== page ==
We’ve all seen the images. Monsoons and floods and fierce winds that claim hundreds of lives and destroy thousands of homes — the disastrous legacy of El Niño.
But scientists around the world are collecting evidence showing that what we see is only a small part of what we get. Like the tip of the proverbial iceberg, the atmospheric disruptions brought on by the periodic warming of the waters of the central Pacific Ocean bring far more serious consequences than what we see on the surface.
Feared for decades by fishermen of Peru because of its devastating impact on fish populations along their coast, El Niño escaped close scrutiny by scientists until relatively recently. But in 1982-83 an estimated 85 percent of the sea birds in Peru were killed and horrendous storms raged along the coast of California — that really caught their attention.
That was followed by several lesser El Niño events, which occur every 3.7 years, but the 1997-98 El Niño moved the phenomenon onto center stage. Scientists knew well in advance that it was coming, and that it would be really big. Their research, much of which is still being analyzed, has led to some startling conclusions.
Scientists at several institutions, including Cornell University, have uncovered compelling evidence that the number of cholera cases in Bangladesh rises dramatically almost precisely 11 months after the waters of the equatorial Pacific begin to warm thousands of miles away.
Experts have long suspected they would find some upsurge in cholera because warmer waters enhance the growth of a pathogenic microorganism, Vibrio cholerae, that carries the disease. One of the leaders in the field is Rita Colwell, professor of cell and molecular biology at the University of Maryland and director of the National Science Foundation.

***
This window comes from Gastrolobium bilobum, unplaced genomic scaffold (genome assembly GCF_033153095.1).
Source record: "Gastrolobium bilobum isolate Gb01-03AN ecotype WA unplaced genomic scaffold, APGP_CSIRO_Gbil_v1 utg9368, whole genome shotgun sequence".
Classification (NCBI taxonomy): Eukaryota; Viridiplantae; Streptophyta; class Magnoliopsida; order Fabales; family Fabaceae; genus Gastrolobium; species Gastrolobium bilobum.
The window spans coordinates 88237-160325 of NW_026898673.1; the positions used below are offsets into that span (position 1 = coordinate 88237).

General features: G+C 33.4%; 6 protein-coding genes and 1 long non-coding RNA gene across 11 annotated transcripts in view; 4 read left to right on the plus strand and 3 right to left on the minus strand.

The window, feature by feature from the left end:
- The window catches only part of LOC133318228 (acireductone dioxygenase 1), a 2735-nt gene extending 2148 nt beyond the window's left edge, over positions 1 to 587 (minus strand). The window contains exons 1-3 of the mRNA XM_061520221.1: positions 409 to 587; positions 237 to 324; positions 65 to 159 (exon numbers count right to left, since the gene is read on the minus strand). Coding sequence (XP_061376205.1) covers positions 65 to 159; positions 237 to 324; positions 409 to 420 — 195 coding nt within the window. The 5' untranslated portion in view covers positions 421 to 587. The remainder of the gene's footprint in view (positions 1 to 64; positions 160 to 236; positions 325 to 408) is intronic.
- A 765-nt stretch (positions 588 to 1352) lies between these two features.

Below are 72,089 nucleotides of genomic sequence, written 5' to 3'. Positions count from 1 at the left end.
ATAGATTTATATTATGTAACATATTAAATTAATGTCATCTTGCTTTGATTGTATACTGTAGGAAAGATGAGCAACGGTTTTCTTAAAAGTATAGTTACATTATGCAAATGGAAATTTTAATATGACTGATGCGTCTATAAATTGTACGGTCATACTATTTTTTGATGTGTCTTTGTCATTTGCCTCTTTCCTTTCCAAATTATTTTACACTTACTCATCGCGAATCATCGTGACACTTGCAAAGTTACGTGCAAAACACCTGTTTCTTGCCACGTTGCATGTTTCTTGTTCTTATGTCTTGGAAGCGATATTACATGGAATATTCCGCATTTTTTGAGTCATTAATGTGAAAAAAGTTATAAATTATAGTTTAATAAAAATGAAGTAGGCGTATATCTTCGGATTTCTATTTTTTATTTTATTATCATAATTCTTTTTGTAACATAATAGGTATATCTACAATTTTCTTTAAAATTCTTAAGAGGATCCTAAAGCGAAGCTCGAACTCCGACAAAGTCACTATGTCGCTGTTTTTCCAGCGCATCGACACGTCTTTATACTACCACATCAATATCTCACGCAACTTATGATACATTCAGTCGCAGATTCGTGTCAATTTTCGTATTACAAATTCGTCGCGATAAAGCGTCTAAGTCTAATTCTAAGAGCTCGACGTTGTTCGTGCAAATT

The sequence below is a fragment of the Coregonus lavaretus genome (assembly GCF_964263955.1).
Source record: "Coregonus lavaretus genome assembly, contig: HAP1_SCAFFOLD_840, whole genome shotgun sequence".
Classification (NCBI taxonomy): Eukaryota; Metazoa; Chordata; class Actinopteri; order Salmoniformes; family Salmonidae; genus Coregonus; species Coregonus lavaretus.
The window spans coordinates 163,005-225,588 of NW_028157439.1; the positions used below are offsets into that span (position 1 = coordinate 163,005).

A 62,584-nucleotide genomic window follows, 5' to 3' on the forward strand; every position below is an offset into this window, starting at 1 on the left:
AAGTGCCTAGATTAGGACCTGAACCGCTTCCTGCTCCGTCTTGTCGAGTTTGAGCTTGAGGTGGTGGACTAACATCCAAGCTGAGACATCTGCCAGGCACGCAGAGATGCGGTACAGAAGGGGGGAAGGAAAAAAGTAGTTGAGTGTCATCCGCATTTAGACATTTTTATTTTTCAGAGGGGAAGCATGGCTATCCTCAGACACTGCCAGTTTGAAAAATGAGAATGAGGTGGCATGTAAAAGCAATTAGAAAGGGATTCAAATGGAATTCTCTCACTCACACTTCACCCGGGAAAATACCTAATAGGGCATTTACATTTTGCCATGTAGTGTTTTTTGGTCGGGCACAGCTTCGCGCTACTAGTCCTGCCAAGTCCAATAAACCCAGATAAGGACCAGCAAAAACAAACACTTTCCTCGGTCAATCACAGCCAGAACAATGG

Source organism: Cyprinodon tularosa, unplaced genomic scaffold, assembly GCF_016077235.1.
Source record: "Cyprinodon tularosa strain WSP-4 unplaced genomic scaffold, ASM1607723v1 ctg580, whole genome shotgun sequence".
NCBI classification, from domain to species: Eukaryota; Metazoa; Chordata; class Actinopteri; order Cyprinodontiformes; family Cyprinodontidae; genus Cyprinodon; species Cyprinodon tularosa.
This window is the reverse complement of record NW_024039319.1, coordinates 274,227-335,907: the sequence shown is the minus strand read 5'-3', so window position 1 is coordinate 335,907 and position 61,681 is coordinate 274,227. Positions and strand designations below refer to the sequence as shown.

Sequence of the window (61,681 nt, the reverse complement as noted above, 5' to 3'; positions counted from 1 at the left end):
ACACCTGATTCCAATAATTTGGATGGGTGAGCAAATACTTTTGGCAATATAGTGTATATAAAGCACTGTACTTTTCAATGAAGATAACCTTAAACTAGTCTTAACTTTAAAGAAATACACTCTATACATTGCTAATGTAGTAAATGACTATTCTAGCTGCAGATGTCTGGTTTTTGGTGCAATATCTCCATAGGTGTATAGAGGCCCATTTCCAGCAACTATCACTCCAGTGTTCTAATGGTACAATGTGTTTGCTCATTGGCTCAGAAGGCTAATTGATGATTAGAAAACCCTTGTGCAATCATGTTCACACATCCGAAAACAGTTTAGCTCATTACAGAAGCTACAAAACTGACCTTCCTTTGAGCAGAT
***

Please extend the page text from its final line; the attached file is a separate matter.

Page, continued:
But a direct connection eluded them until the researchers came across a hospital in Bangladesh, one of the poorest and most densely populated nations on the planet, that had tested all incoming patients for cholera since January of 1980. That was just the data needed by Stephen P. Ellner, a biomathematician at Cornell.
Ellner created a computer model, into which he pumped all kinds of data, such as flooding from the snowmelt in the Himalayas, to see if a pattern emerged that could be linked to El Niño. What they found was quite startling. The number of cholera cases at the hospital peaked every 3.7 years, exactly the same frequency as the occurrences of El Niño.
But there was a twist. The peaks came 11 months after the beginning of the El Niño.
Further research offered tantalizing clues. It takes six months for the warmer waters to reach the shores of Bangladesh, and it takes another five months for the population of the deadly microorganisms to peak in the warmer waters. Bingo. That’s 11 months, matching the increase in the level of the disease precisely with the beginning of the El Niño.
As the researchers themselves point out, that’s only one test, and similar results will have to be found in other areas before the findings can be fully embraced by the scientific community. But it suggests very strongly that there is a link between El Niño and cholera, making the phenomenon far more deadly than had been thought.